When it comes to those ugly bumps at the cast-on edge, my skin crawls. Those bumps are a common knitting problem — dare I call them an “error”? However, it’s easy to avoid them once you understand that your cast-on has a right side and a wrong side.
The following explanations and video apply to right-handed knitters. Left-handed knitters, you may be casting on and knitting differently, but you should read and watch the video to understand the concept. Adapt it as necessary to fit your knitting technique.
Long-Tail Cast On
When you cast on stitches using the long-tail method, the stitches are on the right needle at the completion of the cast on. You are looking at what is generally considered the “right side” of the cast on.
When you turn needle to put it in your left hand in preparation to work the first row, the purl side of the cast on is facing you. It’s usually considered the “wrong side” of the cast on.
If you knit that first row, you are knitting a wrong side row. This is perfectly fine if you are working garter stitch or reverse stockinette stitch, but stockinette stitch is “knit right side rows, purl wrong side rows”.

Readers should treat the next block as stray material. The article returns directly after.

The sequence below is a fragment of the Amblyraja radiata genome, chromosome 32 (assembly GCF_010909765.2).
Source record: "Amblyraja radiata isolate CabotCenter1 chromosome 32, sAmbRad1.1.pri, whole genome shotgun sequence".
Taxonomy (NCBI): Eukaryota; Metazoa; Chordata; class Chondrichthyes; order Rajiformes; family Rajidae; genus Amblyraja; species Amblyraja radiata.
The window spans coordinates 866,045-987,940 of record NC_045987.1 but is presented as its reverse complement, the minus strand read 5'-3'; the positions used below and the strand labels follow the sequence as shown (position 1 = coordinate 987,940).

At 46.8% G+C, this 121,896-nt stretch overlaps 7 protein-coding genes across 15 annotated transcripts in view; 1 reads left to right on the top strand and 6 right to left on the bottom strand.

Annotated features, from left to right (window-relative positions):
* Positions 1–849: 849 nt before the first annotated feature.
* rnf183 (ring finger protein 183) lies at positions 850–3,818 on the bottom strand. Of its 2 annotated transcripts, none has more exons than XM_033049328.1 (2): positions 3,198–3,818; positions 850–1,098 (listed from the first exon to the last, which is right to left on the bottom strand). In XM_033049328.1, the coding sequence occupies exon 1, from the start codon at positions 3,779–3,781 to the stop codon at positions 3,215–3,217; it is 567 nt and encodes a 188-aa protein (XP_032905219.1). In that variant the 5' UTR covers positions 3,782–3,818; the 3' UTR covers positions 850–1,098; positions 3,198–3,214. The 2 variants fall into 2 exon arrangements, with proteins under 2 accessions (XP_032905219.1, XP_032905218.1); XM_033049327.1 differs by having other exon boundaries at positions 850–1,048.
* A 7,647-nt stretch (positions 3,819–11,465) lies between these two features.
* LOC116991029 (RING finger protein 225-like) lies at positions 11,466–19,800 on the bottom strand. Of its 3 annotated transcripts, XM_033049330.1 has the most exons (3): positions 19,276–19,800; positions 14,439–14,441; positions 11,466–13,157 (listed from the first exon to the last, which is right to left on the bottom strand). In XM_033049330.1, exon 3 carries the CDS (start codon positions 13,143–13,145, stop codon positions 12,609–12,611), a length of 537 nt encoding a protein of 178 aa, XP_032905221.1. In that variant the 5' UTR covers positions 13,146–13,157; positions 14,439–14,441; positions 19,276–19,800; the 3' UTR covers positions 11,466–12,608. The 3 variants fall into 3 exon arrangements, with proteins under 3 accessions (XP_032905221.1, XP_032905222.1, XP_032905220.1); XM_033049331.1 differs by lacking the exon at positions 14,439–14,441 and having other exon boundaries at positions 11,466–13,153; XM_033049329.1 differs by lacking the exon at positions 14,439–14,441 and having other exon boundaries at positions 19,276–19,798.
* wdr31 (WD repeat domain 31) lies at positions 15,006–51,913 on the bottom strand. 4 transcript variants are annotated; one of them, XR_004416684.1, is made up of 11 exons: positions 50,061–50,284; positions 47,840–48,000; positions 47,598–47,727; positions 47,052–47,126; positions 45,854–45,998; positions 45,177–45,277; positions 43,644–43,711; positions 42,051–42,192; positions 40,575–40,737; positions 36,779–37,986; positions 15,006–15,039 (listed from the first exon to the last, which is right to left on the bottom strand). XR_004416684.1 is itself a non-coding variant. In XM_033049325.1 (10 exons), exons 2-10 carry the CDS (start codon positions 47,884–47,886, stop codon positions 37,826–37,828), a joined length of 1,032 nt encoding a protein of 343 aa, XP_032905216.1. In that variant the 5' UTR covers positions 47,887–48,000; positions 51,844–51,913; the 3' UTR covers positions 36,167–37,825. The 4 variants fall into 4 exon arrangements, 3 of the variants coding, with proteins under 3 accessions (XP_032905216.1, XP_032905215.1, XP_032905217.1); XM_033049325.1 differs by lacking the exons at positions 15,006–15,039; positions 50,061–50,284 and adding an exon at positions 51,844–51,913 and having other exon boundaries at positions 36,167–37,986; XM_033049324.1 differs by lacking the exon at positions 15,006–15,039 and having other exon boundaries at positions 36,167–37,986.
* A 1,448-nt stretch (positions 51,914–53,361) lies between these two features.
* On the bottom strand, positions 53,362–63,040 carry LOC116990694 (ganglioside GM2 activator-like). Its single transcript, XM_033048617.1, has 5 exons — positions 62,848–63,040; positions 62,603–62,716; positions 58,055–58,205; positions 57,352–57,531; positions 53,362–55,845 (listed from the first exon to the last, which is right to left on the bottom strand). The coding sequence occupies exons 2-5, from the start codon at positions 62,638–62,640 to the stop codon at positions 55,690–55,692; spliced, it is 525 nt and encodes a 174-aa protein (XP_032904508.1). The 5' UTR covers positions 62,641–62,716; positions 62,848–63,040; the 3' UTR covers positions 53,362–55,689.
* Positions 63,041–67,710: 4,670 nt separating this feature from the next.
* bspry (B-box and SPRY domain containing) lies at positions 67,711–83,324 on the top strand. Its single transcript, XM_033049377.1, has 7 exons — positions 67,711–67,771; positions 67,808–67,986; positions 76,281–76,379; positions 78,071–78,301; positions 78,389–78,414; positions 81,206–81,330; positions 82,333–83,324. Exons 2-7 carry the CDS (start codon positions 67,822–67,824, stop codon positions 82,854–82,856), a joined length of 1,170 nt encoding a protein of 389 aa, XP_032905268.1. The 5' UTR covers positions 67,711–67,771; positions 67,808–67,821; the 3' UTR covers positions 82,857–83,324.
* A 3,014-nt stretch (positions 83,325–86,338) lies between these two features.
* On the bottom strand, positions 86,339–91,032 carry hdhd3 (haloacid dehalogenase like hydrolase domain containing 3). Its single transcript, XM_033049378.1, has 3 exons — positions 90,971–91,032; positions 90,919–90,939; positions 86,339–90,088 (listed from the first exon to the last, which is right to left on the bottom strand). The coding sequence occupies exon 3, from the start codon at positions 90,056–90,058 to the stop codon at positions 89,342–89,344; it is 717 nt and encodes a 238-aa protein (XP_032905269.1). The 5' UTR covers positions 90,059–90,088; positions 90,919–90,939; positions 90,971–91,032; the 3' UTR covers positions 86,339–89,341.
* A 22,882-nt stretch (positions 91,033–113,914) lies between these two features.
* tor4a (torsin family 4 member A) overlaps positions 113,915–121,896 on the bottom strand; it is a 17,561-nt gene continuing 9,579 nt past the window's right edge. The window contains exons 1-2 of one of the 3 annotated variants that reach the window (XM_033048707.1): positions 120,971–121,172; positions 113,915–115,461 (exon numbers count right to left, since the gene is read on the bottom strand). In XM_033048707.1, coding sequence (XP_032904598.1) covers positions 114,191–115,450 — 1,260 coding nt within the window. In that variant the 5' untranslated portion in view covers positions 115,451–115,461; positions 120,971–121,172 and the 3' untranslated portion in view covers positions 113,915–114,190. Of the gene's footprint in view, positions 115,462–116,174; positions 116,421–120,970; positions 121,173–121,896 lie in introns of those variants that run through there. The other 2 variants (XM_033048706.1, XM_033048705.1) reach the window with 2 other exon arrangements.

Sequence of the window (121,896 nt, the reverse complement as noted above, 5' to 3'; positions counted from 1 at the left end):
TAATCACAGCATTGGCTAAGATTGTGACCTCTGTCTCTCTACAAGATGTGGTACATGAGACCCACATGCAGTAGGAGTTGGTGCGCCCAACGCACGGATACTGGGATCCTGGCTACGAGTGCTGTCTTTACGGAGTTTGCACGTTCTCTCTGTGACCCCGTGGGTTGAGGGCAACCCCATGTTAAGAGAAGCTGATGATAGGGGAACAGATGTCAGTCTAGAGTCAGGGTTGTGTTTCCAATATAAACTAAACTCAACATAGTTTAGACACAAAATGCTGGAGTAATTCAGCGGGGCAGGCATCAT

If you knit the first row after a long-tail cast-on, you’ll get a series of purl bumps on the right side (the knit side).
Instead of knitting the first row, simply purl the first row (a wrong side row), and continue with stockinette stitch.
Cable Cast On
When you cast on stitches with the cable cast on method, the stitches are on the left needle at the completion of the cast on. The right side of the cast on is facing you, and you don’t have to turn the needle around to start the first row. Therefore, knit the first row to avoid the bumps.
Knitted Cast On